Perhaps in no other place outside of the Juvenile court itself can the good results brought about by the operation of that court be observed to better advantage than in the County Jail, where for many years previous to the enactment of the Juvenile Court law the officials endeavored to care for the youth so unfortunate as to come under the ban of laws then in force, in such a way as to prevent him, as far as possible, from being harmed spiritually and mentally by having his heart hardened and his spirit broken by his enforced confinement for weeks or months with vicious and degenerate adults. It was the constant attempt of those in charge of the County Jail to enable the youths under their care to retain their self-respect and self-confidence, and to teach them such lessons that they would be able after leaving the jail to more easily withstand temptation and to lead better lives. Long before the Juvenile Court law became a reality, the agitation of the women's clubs and other societies interested in child-saving work for reform along the line of caring for the unfortunate little ones who came under the ban of the law, caused the jail officials to open a school in the County Jail, where the small offenders were compelled to learn lessons, whether they desired to do so or not. This agitation also brought about the building of the John Worthy school, where the young children sent out to the Bridewell could be kept separate from the older criminals. But this only provided for the care of those who came under the attention of the jail officials in the regular order of sentence and commitment—it had no deterrant effect upon the source of the evil. In March, 1901, when the Juvenile court had been in existence only about a year and a half, Jailer John L. Whitman, of the Cook County Jail, made a written statement regarding the influence of the court upon the number of cases of small boys coming to the County Jail. His statement is copied in full, as it gives a better and more definite idea of the good results arising from the administration of the Juvenile Court law than anything that has been said regarding it. Mr. Whitman wrote as follows:
"I am a firm believer in preventive measures for doing away with social ills rather than pin those cure-alls which are the delight of so many reformers. It has been evidenced by the operation of the Juvenile court that the most good can be accomplished by making the effort to reclaim our wayward boys and girls from the career of crime which too soon opens its alluring arms for the friendless and homeless of our cities, who, by the inevitable vicissitudes of metropolitan life, are early cast into swift contact with the terrible temptations of their environments.
“Previous to the enactment of the law governing the cases of juvenile offenders there were committed to the jail each year an average of five hundred and seventy-five boys under sixteen years of age. These boys were arrested on criminal charges, tried as criminals, and if convicted, sentenced to serve time in penal institutions under the same laws that governed the cases against adults. The Juvenile court does not denominate offenders of minor years as “criminals," and it cannot be properly said that those whose tender years are incapable of deliberation shall 'be denominated criminals when the very essential elements of crime are impossible to their immaturity of body and mind. The word criminal, and the suggestions engendered in its employment rather convey the idea of deliberate and rational devotion of life and faculties to the commission of crime. So the Juvenile court rightly denominates the youthful offenders as delinquent, and with kindly advice and a mild restraint in some cases carefully leads them from the path of crime, diverts their young minds from evil and educates them. Many will be found who, after such treatment, courageously enter highways of truth, honesty and self-help.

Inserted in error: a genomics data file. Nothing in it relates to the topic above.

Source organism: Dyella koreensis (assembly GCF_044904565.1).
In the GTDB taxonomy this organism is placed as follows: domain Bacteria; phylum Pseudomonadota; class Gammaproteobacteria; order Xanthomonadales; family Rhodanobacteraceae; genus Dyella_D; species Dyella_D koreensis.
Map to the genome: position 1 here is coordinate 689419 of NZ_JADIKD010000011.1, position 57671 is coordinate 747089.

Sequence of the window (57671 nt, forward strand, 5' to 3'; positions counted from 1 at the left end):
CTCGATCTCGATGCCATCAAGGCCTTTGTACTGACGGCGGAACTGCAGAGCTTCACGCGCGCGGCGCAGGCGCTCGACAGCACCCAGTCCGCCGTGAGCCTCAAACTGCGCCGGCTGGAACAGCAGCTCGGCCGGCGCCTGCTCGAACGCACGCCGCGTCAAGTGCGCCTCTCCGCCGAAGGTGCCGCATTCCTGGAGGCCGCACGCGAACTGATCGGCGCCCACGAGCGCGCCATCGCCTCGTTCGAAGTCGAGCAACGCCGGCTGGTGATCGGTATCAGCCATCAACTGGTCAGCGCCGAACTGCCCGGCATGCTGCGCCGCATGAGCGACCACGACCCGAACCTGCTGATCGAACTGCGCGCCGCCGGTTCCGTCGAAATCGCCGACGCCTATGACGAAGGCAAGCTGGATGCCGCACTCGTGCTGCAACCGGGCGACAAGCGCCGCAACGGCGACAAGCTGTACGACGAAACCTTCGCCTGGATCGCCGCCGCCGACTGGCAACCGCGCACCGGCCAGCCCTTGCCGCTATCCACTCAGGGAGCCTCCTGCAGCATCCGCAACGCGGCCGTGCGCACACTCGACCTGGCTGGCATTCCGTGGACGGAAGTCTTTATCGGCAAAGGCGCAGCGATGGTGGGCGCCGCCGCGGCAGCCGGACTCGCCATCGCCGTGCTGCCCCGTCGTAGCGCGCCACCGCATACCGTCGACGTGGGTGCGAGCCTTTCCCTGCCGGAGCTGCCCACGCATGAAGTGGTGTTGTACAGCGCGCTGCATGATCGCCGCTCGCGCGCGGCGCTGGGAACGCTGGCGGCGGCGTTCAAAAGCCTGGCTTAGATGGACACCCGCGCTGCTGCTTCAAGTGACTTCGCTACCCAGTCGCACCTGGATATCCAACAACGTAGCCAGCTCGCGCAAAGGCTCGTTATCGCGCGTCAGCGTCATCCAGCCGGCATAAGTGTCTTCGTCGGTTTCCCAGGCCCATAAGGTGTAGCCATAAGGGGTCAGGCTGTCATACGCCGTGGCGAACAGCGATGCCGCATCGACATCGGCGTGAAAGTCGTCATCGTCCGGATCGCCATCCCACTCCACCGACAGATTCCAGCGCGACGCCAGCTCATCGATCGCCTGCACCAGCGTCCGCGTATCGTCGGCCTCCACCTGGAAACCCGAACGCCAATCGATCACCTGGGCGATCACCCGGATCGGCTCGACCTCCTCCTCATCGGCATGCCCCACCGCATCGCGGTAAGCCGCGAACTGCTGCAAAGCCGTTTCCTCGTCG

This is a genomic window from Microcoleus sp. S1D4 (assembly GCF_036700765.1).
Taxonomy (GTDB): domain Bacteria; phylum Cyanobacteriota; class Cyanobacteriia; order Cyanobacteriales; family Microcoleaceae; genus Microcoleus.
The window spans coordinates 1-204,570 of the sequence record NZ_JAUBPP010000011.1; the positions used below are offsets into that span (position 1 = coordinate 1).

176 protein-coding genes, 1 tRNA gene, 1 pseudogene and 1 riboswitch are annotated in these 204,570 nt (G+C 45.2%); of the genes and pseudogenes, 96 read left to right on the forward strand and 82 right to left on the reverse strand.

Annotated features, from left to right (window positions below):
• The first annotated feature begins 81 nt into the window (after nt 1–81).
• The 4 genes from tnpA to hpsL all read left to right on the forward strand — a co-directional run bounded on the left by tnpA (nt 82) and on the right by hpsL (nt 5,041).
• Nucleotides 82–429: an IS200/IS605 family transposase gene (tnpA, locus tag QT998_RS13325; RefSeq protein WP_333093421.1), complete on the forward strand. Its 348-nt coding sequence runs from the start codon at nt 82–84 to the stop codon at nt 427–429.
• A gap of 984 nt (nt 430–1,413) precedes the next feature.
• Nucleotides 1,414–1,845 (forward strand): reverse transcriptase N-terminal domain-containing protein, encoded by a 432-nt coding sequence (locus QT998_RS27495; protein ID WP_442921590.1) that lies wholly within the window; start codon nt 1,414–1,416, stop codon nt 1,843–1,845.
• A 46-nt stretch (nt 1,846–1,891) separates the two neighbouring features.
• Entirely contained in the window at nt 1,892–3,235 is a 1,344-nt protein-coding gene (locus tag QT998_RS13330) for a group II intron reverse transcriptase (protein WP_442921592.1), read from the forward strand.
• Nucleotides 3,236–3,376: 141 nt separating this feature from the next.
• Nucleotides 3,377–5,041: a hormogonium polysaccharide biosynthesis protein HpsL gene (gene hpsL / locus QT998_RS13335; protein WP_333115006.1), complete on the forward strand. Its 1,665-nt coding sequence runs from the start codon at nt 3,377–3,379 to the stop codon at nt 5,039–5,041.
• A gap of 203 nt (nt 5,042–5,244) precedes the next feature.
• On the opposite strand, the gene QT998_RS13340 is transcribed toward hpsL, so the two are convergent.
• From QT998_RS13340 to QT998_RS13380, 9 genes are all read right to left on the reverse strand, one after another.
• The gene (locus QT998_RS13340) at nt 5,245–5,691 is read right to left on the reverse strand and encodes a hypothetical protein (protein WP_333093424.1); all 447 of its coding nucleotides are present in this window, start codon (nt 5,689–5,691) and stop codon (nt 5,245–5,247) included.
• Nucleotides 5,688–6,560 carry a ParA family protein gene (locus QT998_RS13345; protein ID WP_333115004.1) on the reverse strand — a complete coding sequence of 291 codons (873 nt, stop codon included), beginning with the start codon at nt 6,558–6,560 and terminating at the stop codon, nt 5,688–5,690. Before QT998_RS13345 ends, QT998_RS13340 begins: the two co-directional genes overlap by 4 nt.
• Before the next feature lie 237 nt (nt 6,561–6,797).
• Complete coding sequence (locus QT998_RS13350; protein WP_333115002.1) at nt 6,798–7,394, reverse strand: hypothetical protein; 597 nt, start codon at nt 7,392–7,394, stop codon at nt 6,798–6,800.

"Since the Juvenile court has been in operation not over twenty boys under the age of sixteen have been sent to jail, and they were boys who had, early in life, started upon a career of crime, and their environments were such as to justify the court in inflicting more permanent reformatory measures. Some of these were sent to Pontiac. Practically speaking, however, there is now no one under the age of sixteen years committed to jail.
“When, under the law, they were committed to jail, every effort was made by the officials to better their condition if possible. A school was established within the jail, and the moral influence of the teacher over them as well as the educational -advantages derived from the school was a source of benefit to many. But now that the Juvenile court has relieved the authorities at the jail of the care of this class of boys and are benefiting them in a more substantial way, we have the opportunity to do for the older class of boys what we did for the younger class before the Juvenile court was in operation, and the result of our efforts has been very gratifying in the older class as well as in the younger class. With the large majority of the boys—in fact, I might say, without exception-it will be found that they are susceptible to the melting influences of the teacher's patient, win